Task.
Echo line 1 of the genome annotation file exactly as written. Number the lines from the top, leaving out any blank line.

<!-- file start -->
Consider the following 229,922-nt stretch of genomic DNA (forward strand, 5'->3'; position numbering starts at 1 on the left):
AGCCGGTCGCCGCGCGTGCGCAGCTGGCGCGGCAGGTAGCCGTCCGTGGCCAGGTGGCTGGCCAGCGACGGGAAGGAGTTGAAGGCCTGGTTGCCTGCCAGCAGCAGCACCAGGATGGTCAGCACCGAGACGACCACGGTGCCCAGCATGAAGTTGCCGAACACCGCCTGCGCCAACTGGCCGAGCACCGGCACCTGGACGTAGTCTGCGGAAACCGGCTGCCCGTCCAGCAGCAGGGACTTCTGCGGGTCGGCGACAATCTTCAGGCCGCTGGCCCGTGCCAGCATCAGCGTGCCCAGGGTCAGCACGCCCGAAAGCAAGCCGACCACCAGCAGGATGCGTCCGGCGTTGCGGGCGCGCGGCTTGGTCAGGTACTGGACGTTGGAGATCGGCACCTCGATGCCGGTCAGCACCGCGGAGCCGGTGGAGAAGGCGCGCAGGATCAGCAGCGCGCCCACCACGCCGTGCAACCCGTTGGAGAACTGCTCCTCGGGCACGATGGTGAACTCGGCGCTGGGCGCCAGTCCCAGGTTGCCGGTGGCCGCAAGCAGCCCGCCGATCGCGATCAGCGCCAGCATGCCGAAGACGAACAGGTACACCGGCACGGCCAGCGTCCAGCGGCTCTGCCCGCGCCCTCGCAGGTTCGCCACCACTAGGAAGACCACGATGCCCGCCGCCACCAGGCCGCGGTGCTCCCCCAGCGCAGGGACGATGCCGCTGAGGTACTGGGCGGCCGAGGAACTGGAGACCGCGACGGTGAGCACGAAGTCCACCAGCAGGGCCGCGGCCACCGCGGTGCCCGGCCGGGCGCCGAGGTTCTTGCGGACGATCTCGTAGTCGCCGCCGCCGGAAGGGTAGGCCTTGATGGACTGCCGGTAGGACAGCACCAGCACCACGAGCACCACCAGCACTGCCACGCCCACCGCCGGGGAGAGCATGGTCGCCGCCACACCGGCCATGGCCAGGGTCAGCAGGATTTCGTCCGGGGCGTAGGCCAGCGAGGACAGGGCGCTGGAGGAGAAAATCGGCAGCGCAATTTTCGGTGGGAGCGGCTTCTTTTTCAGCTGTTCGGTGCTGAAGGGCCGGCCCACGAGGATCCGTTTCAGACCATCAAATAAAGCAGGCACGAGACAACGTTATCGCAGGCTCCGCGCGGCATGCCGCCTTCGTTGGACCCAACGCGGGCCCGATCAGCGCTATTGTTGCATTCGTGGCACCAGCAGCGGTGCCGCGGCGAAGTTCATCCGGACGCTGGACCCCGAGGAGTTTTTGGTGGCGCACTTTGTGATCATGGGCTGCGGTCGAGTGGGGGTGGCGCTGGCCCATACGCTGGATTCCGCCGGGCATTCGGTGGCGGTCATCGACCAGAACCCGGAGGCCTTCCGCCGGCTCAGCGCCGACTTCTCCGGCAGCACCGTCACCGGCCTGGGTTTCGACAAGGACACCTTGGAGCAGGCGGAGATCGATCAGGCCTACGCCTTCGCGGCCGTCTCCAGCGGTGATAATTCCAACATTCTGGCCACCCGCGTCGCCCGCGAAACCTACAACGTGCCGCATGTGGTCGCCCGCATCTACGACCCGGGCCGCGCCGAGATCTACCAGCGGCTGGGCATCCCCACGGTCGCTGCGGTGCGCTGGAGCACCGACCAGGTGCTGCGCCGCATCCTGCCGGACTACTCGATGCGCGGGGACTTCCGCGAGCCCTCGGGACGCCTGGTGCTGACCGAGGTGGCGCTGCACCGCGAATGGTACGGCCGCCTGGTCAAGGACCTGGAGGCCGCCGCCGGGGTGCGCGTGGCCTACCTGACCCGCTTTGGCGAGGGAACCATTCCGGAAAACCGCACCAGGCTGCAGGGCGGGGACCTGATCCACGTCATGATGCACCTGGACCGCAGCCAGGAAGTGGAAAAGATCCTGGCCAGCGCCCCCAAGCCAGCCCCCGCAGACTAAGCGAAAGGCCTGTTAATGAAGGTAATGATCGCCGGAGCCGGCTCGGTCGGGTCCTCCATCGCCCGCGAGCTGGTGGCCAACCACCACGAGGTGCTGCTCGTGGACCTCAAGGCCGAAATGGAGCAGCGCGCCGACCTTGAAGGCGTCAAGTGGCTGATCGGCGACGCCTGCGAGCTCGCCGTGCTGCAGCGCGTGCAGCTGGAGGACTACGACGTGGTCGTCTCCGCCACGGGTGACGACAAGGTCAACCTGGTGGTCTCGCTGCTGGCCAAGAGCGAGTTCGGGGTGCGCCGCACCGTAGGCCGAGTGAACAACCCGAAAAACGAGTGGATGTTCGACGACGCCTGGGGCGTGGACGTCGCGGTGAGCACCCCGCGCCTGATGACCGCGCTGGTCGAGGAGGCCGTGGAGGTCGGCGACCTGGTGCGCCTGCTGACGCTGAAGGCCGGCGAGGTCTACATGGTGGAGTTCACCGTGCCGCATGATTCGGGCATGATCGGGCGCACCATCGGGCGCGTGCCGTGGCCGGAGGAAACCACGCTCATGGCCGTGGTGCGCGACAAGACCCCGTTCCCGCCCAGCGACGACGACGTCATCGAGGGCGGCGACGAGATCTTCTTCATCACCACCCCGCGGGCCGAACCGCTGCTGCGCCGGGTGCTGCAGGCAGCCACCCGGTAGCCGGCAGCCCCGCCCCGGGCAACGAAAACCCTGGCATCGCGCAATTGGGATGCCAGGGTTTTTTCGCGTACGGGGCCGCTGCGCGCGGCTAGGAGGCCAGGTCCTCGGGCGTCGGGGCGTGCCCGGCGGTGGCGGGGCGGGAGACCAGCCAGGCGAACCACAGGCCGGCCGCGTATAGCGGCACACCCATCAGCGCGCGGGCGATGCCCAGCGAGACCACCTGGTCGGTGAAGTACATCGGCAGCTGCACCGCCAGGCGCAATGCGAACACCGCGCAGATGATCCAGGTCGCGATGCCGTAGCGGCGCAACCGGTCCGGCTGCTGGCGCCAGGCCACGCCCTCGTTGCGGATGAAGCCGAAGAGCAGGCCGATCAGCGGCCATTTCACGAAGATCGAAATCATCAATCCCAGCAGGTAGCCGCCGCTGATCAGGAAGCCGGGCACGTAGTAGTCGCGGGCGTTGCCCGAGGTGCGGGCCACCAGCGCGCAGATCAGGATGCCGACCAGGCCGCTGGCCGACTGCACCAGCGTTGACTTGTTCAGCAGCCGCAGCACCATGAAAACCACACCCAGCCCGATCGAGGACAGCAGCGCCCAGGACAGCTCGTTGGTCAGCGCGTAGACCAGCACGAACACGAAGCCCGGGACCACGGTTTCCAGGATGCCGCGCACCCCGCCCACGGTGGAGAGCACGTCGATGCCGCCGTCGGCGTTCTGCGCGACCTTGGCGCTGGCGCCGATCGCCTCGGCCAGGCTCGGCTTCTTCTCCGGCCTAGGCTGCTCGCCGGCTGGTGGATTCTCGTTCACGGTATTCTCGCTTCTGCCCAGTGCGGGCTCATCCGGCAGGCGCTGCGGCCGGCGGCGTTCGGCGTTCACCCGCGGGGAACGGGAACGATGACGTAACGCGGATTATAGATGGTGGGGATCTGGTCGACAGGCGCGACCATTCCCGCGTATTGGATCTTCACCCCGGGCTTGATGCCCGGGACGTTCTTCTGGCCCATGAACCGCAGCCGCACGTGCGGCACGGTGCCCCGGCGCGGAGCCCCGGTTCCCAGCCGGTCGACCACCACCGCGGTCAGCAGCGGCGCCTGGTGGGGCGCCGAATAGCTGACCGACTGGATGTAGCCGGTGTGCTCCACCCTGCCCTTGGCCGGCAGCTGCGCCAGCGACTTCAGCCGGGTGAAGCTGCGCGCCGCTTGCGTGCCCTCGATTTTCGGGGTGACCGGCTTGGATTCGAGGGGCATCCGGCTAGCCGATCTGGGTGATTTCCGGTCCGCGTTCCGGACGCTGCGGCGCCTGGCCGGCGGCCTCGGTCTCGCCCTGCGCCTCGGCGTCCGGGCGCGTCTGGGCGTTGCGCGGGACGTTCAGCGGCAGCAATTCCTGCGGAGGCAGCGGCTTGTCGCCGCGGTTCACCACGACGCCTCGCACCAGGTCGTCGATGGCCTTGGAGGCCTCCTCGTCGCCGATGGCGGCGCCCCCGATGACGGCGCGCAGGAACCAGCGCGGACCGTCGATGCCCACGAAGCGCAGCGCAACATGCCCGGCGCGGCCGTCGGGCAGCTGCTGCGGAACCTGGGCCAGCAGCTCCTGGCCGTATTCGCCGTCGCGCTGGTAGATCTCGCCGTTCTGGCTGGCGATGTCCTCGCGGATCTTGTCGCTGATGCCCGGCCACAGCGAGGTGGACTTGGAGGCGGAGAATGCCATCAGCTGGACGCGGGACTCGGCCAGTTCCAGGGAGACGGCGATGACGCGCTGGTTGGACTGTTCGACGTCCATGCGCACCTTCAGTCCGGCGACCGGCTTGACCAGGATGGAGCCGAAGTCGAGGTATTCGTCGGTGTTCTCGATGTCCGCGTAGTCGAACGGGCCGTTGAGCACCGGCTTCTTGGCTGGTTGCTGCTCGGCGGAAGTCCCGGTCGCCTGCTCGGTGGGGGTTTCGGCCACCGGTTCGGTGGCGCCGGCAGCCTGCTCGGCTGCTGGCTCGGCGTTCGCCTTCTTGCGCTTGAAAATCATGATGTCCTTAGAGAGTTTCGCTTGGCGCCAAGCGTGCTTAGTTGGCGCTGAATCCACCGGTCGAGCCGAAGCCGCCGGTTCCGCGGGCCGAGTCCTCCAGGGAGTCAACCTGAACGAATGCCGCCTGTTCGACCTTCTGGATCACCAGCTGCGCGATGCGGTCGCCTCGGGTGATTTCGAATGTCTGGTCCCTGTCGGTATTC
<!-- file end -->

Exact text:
Consider the following 229,922-nt stretch of genomic DNA (forward strand, 5'->3'; position numbering starts at 1 on the left):